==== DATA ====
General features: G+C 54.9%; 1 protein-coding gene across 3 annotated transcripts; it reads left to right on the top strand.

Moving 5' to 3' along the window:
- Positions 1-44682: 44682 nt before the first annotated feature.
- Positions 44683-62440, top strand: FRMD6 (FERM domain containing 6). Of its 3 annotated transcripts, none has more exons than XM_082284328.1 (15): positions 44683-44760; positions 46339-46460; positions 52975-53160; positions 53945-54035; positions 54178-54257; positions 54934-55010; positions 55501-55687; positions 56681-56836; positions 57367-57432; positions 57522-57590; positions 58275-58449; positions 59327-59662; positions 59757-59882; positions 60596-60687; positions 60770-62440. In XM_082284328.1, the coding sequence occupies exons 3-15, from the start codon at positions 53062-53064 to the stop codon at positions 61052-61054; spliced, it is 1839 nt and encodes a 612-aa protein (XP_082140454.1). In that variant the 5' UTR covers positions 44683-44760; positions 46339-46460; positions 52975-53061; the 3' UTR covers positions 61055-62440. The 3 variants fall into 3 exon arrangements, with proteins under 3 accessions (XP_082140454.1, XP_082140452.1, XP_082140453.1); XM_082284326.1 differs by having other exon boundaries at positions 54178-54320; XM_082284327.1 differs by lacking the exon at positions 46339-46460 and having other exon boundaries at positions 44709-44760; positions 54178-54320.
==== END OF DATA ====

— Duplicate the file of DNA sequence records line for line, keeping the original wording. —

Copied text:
General features: G+C 54.9%; 1 protein-coding gene across 3 annotated transcripts; it reads left to right on the top strand.

Moving 5' to 3' along the window:
- Positions 1-44682: 44682 nt before the first annotated feature.
- Positions 44683-62440, top strand: FRMD6 (FERM domain containing 6). Of its 3 annotated transcripts, none has more exons than XM_082284328.1 (15): positions 44683-44760; positions 46339-46460; positions 52975-53160; positions 53945-54035; positions 54178-54257; positions 54934-55010; positions 55501-55687; positions 56681-56836; positions 57367-57432; positions 57522-57590; positions 58275-58449; positions 59327-59662; positions 59757-59882; positions 60596-60687; positions 60770-62440. In XM_082284328.1, the coding sequence occupies exons 3-15, from the start codon at positions 53062-53064 to the stop codon at positions 61052-61054; spliced, it is 1839 nt and encodes a 612-aa protein (XP_082140454.1). In that variant the 5' UTR covers positions 44683-44760; positions 46339-46460; positions 52975-53061; the 3' UTR covers positions 61055-62440. The 3 variants fall into 3 exon arrangements, with proteins under 3 accessions (XP_082140454.1, XP_082140452.1, XP_082140453.1); XM_082284326.1 differs by having other exon boundaries at positions 54178-54320; XM_082284327.1 differs by lacking the exon at positions 46339-46460 and having other exon boundaries at positions 44709-44760; positions 54178-54320.